• J. M. Lee has sold hundreds of thousands of books in his native Korea. One, Deep Rooted Tree, was made into a popular T.V. series. He is the author of The Investigation, also published by Pegasus Books.
Reviews-
  • Publisher's Weekly

    September 26, 2016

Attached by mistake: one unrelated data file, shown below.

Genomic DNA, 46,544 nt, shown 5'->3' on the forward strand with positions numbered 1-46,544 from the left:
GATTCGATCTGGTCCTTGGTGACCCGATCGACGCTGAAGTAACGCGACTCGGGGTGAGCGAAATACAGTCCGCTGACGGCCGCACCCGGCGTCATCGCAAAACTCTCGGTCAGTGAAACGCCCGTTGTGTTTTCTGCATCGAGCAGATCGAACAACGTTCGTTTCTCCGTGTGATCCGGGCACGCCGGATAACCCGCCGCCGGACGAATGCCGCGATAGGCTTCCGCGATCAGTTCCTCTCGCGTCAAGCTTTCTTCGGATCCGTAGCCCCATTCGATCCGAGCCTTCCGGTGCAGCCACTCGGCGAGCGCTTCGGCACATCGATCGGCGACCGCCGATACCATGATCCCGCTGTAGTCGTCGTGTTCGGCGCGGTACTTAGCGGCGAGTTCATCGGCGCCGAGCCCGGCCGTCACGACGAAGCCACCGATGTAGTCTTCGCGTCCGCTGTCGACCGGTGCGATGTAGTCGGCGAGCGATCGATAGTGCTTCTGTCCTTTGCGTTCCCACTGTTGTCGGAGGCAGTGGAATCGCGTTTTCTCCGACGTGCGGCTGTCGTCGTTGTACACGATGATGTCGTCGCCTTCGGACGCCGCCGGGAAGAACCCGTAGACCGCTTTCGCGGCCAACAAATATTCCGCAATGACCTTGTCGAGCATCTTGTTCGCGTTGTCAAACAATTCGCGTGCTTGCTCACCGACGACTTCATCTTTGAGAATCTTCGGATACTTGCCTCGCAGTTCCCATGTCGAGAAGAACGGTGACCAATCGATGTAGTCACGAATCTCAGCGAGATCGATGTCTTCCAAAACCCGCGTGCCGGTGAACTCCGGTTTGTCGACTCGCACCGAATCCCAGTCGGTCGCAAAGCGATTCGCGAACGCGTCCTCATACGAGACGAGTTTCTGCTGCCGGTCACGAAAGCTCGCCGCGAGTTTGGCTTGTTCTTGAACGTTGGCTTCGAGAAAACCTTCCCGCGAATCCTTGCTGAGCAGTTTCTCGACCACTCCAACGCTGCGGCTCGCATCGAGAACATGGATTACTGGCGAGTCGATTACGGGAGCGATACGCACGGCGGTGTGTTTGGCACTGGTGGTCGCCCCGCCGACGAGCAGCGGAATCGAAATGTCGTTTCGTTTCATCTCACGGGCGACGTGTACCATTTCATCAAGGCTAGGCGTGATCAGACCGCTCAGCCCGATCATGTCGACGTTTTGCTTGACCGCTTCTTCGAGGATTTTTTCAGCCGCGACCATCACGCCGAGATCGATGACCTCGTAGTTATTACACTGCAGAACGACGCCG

Lee (The Investigation) begins this novel of lies and truths with a news story and a mystery: the body of a former North Korean citizen is found in Queens, N.Y., with mysterious numbers etched in blood around the body, and Gil-Mo, a mathematically gifted immigrant from North Korea, is arrested for the crime. Gil-Mo is unable to remember whether he did the murder, or how he arrived at the crime scene. Although he is reluctant to talk, he opens up to Angela Stowe, a CIA operative posing as the attending nurse. As a child in North Korea, he was a math prodigy before being sent to a prison camp with his father, where he falls in love, uses his mathematical skills to get close to a fearsome warden, and eventually escapes. Lee’s novel deals not only with mathematical truths and whether they can be manipulated, but also with the deceptions and connections of languages: “A beautiful thing in one language became something tragic in another.” Gil-Mo uses math to maintain his connection to the larger world while his own culture slowly dissipates. “The disappearance of our language means that a world, an entire universe, is vanishing.” Lee’s brilliant narrator is, paradoxically both unreliable and incapable of twisting the truth; despite a sometimes-halting pace, the novel is a smart, riveting read.